As should be obvious, \(E = mc^2\) is not the whole, nor even the greater part of special relativity. In fact, the more general equations of motion for a free particle are:
    \(\begin{eqnarray}E^2 & = & \left( \mathbf{p} c \right)^2 + \left( m_0 c^2 \right)^2 \\ \mathbf{v} & = & \frac{ \mathbf{p} c^2 }{E} \end{eqnarray}\)

    I agree it is difficult to provide meaningful instruction to the aggressively ignorant. But my job is complete when I provide useful and accessible instruction, and the reader's job doesn't end until the reader understand it.

    Einstein, as it is clear from the translated papers, used the experimental confirmation of Maxwell's equations as they relate to the phenomenon of electrodynamics to show that the laws of physics don't have a preferred inertial coordinate system (i.e. any coordinate system where Newton's laws of inertia hold is equally valid) and were incompatible with the older notion of Galilean relativity in a specific manner that replaces the space + time of Newtonian physics where there is no theoretical limit on speed, with Minkowski space-time, where not only is there an upper limit to speed, but space and time can substitute for each other just like a rotation of the Euclidean plane lets x and y substitute for each other.

    Understanding relativity is tantamount to mathematically placing oneself in the shoes of another and working out the consequences, and not only is it vital to understand this for physics, but in my opinion a failure to understand it diminishes one's ability to enjoy the humanity of others and the nature of mathematical thought.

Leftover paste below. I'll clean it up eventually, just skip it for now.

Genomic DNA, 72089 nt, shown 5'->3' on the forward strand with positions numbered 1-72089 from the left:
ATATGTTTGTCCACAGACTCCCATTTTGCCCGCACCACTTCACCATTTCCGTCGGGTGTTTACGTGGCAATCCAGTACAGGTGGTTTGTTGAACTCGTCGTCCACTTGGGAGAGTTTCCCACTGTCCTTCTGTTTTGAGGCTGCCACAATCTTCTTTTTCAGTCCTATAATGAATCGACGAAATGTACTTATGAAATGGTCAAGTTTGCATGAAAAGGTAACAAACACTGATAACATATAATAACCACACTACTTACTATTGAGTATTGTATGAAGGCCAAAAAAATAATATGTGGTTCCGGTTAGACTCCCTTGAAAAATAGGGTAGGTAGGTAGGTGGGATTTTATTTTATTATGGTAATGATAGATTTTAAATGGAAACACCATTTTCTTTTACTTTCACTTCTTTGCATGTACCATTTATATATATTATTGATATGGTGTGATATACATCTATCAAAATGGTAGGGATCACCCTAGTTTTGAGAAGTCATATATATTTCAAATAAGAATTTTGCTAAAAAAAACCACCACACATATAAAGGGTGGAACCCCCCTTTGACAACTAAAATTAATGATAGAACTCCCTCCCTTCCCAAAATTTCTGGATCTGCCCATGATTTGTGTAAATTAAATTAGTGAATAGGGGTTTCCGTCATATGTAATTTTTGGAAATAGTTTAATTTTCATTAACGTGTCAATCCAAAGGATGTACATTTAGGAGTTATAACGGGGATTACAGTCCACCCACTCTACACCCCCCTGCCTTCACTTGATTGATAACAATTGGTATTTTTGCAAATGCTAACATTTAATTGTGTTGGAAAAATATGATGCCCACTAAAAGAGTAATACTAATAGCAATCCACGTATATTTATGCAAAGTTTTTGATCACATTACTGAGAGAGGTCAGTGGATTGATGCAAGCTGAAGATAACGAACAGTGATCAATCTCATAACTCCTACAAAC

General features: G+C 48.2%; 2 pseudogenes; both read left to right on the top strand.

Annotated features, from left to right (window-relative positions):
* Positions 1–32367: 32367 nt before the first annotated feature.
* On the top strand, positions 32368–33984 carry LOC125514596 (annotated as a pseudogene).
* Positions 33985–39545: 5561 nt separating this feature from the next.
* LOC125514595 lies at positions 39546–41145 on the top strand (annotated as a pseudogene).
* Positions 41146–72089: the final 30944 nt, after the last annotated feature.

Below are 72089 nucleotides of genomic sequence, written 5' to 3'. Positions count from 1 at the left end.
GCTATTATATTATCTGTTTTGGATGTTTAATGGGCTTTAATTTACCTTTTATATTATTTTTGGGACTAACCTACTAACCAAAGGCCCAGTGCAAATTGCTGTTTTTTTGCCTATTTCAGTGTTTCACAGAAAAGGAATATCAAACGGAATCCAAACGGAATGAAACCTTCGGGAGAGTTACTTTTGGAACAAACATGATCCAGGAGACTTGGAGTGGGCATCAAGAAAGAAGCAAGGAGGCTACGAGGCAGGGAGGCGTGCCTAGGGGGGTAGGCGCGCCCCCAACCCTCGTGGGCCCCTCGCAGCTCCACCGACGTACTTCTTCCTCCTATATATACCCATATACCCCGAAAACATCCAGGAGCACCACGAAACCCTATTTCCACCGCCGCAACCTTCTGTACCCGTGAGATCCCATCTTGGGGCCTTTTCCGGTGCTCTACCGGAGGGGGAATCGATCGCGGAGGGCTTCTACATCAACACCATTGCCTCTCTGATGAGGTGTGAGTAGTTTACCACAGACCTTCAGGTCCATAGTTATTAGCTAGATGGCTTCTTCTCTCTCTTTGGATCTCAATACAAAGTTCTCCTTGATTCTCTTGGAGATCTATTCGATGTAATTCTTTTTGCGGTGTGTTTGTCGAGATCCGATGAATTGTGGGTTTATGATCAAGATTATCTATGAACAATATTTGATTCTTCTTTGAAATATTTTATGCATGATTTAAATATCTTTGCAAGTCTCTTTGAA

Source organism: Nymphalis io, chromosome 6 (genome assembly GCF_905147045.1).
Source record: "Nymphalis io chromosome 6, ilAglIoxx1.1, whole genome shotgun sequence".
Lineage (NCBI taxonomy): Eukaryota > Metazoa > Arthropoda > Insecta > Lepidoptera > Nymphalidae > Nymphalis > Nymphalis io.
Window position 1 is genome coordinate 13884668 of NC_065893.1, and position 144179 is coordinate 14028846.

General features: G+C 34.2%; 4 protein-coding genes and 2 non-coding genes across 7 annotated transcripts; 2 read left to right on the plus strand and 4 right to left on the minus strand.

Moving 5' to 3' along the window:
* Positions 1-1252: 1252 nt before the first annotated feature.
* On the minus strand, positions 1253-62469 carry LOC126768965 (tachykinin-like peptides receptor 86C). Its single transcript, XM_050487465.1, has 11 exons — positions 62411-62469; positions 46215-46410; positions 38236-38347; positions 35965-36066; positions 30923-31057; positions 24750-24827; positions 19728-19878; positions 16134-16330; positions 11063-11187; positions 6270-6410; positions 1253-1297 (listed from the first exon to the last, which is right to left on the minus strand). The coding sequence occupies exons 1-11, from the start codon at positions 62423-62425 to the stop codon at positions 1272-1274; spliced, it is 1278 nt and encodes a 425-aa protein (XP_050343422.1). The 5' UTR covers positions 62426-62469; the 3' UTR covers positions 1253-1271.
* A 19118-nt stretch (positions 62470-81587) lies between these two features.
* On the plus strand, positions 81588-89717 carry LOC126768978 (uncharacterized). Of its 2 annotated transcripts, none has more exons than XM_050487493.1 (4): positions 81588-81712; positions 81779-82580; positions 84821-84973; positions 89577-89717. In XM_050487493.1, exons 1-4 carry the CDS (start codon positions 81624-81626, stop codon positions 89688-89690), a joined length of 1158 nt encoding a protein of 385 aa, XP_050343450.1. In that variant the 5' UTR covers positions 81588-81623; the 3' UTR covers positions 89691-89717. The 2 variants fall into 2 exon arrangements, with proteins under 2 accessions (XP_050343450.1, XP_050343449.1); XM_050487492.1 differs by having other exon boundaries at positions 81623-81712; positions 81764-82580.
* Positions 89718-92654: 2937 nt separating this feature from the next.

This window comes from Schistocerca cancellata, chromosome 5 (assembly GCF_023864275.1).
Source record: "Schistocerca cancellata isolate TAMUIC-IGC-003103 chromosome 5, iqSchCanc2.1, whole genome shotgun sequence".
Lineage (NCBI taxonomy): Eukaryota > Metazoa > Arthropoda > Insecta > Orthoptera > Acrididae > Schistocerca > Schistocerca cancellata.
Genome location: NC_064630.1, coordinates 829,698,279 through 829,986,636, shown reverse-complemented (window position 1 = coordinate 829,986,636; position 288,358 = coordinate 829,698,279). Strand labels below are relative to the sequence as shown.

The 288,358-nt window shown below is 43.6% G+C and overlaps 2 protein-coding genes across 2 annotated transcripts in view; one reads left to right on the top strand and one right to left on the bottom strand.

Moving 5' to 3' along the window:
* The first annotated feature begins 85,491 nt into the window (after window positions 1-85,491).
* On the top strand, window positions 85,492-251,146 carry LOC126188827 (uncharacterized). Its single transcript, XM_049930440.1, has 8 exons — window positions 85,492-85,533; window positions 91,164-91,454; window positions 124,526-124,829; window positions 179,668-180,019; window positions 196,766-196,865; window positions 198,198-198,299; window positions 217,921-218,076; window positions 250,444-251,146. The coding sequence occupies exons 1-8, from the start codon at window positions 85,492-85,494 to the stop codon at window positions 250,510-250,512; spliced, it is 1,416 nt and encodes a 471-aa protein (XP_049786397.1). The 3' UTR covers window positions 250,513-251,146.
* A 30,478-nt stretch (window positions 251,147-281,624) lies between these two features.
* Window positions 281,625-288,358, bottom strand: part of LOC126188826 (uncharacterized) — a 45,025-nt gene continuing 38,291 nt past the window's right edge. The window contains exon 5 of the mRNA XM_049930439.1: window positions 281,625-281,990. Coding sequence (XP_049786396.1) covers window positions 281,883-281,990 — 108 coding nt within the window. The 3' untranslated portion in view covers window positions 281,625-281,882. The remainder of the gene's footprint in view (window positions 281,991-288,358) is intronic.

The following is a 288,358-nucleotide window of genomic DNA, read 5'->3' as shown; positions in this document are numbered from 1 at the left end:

The following should look familiar... (since it is based on my 2008 post which suffered formatting problems when the forum changed processing engines).

    What's this Theory of Relativity?
    It's called relativity because all of the laws of physics look the same to the observer who is moving at the same inertial velocity as the watched experiment as to the observer who is in relative motion. It has rules that say that the precise manner in which the experiments (not the laws) look different when you and the experiment are not moving at the same velocity and the way it looks when you are at relative rest only depends on the relative motion between you and the experiment.

    This is the principle of relativity. The modern theory of relativity differs from the Galilean theory of relativity in that clocks in relative motion and rulers parallel to their direction of relative motion cannot be made to agree with one another.

    But that's crazy!
    I would say "counter-intuitive" because our intuition is shaped by evolution over billions of years at scales and speeds where relativistic effects are far from obvious. Besides, if raw intuition was all that was needed to study the universe, Plato and Aristotle would have gotten around to finishing it.